Are dental technicians passé?

Computer technology may make yet another profession obsolete.

Dentists Chair 370 (photo credit: Wikimedia Commons)
Dentists Chair 370
(photo credit: Wikimedia Commons)
I am a 48-year-old dental technician. I have read articles from abroad predicting that my profession is doomed because CAD/CAM technology will make it possible for dentists to make their own crowns, bridges, veneers and false teeth without the need for dental technicians. This worries me. Will this happen in the foreseeable future in Israel? W.F., Ashdod
Recently retired Jerusalem dentist Dr. Steve Sattler replies: Computer-aided design/computer-aided manufacturing for dentistry was introduced abroad back in the 1980s in a handful of dental technician companies to produce crowns, fixed bridges, veneers, dental implants and orthodontic appliances more easily than doing so by hand. At that time, however, making them was not efficient and took an impractical amount of time.
In recent years, the technology has become much more advanced. A digital scan is made of defective teeth, which is transferred to a CAD/CAM computer system that can digitally produce a 3D form of the needed crown or other dental restorations, milled from solid chunks of composite resin or ceramics. The “new tooth” – one or several – can then be attached permanently into the patient’s mouth. So far, as the system doesn’t work under the gum line, implants cannot be produced this way.
In traditional making of crowns and the like, a metal substructure forms the base attached to the stump of the old tooth, and porcelain is layered onto them. These block access to X-rays to investigate possible decay or damage at a later time. The porcelain or zirconium that advanced composites used for CAD/CAM teeth present no X-ray problems.
CAD/CAM technology is good and practical. It is already available in Israel as well as in modern countries abroad. However, the big problem is matching the color for front teeth. In his office, the dentist has about 20 blocks of porcelain for different colors.
He uses his color palette – the Rembrandt or similar systems – to best color the front tooth. The artificial tooth is then placed in an oven for an additional hour. But many patients cannot spend three or more hours in the dental office to get a front tooth fixed.
This CAD/CAM technology is still in its first generation. In another five to 10 years, it will be much improved. Dental technicians are already getting the message. A new generation of them is being trained for super-complicated lab work, as technicians will not be needed for the old, run-of-the-mill work. And some will look for new professions, including those that allow them to work with their hands.
I am a 35-year-old mother of four. I work part-time as a secretary, and I do all the cleaning at home. I have been suffering from bouts of eczema on the palms of my hands that come and go. My dermatologist didn’t say much to explain it and how to get rid of it for good. What causes it to return, and is there any way to prevent the condition from coming back? R.A., Karmiel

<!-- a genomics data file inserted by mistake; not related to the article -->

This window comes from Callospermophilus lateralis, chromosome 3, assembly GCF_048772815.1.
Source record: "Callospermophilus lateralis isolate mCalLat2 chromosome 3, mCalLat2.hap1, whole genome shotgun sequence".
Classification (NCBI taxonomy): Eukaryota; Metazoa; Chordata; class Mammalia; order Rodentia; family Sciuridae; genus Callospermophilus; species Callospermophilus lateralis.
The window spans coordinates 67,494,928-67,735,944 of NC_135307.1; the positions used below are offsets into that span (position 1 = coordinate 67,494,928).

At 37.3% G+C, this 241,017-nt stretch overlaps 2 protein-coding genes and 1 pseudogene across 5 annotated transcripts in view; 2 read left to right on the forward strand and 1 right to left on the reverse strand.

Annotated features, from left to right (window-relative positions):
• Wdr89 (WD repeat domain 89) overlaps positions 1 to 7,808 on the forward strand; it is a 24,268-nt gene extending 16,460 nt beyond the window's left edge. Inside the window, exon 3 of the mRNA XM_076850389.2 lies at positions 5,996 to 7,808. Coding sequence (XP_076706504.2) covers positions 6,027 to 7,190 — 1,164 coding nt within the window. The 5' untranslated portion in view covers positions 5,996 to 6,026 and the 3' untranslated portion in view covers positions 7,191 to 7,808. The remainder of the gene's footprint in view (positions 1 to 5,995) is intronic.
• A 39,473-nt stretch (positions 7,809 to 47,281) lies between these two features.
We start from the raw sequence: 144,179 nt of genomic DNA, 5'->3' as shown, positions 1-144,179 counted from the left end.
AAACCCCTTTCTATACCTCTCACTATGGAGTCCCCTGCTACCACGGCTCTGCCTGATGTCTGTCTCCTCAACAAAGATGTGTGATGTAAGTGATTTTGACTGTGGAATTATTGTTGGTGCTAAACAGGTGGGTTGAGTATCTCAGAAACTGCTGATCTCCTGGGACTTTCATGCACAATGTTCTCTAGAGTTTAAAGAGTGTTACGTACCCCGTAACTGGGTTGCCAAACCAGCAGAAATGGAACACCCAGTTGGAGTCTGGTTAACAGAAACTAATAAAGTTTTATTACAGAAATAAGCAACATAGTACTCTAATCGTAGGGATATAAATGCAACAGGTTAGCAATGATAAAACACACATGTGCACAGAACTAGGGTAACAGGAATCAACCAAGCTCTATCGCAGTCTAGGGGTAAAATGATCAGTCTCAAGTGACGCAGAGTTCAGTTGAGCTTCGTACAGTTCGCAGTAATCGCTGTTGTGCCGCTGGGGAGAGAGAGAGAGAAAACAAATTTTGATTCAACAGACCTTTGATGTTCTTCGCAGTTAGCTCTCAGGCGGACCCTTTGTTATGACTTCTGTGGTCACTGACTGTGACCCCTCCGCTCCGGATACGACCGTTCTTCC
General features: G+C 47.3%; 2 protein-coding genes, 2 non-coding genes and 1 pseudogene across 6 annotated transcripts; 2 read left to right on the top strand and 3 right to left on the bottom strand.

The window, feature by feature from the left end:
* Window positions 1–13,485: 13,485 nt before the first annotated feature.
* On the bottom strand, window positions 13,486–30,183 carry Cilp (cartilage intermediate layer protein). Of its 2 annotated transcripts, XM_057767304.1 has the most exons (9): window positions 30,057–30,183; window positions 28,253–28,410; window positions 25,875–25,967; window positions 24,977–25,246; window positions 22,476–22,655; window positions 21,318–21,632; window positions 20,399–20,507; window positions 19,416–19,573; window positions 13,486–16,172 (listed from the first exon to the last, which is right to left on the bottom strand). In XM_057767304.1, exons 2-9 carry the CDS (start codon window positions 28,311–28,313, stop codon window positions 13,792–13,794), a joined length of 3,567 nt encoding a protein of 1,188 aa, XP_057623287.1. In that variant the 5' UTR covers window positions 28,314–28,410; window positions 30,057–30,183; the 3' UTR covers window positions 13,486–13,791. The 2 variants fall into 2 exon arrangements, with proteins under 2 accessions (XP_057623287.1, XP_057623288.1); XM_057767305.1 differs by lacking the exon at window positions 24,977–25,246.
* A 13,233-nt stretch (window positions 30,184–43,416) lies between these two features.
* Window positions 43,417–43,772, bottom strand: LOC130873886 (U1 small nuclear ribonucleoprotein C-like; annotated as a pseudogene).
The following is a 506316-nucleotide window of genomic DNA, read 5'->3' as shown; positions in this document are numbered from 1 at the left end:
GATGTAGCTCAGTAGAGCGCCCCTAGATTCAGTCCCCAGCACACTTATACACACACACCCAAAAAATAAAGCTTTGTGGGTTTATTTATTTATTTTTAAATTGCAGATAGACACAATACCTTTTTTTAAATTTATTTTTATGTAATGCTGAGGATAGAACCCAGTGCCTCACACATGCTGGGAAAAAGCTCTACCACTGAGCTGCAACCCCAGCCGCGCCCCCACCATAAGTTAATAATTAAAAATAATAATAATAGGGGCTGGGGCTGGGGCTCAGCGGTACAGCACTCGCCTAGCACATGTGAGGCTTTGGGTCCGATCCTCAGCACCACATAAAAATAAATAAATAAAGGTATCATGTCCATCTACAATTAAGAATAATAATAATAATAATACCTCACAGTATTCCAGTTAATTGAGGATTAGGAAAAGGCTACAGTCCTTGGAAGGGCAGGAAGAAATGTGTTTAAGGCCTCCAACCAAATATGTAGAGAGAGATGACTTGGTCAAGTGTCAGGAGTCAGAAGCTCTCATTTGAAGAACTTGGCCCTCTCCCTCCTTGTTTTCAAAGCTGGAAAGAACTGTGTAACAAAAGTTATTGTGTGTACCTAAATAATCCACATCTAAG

Prof. Avner Shemer, a senior dermatologist at Sheba Medical Center, answers: Hand eczema is a very common condition that affects about 10 percent of the population in various degrees of severity, but it is hardly talked about. In many cases, it is mild, but in serious form, it can upset daily routine and reduce the quality of life. There is no official cause for an outbreak, but it may occur following exposure to chemicals, allergy and even stress.
In more serious cases, the skin on the hands becomes very dry, red and itchy, and blisters and deep cracks or cuts may appear. Chronic hand eczema can make it very painful to touch things, and contact with water is one of the worst triggers of pain. Some sufferers are too embarrassed to go for a diagnosis and do not get treatment. I know of some sufferers who even decided to change professions so they wouldn’t be in contact with substances that caused the symptoms to erupt – and it happens that patients may go into depression. However, it can easily be diagnosed by a dermatology specialist, and there are effective treatments.
Ordinary emollient creams that soften the skin and reduce contact with substances that trigger the symptoms can help. If they are not effective, your dermatologist can prescribe cortisone creams to ease symptoms – but these cannot be given over the long term because their efficacy is reduced over time. In addition, topical cortisone can cause the skin to become thinner, which makes the palms more sensitive.
There is also an oral drug made from Vitamin A that is a systemic treatment. Consult an expert dermatologist for help.
Rx for Readers welcomes queries from readers about medical problems. Experts will answer those we find most interesting. Write Rx for Readers, The Jerusalem Post, POB 81, Jerusalem 91000, fax your question to Judy Siegel-Itzkovich at (02) 538-9527, or e-mail it to, giving your initials, age and place of residence.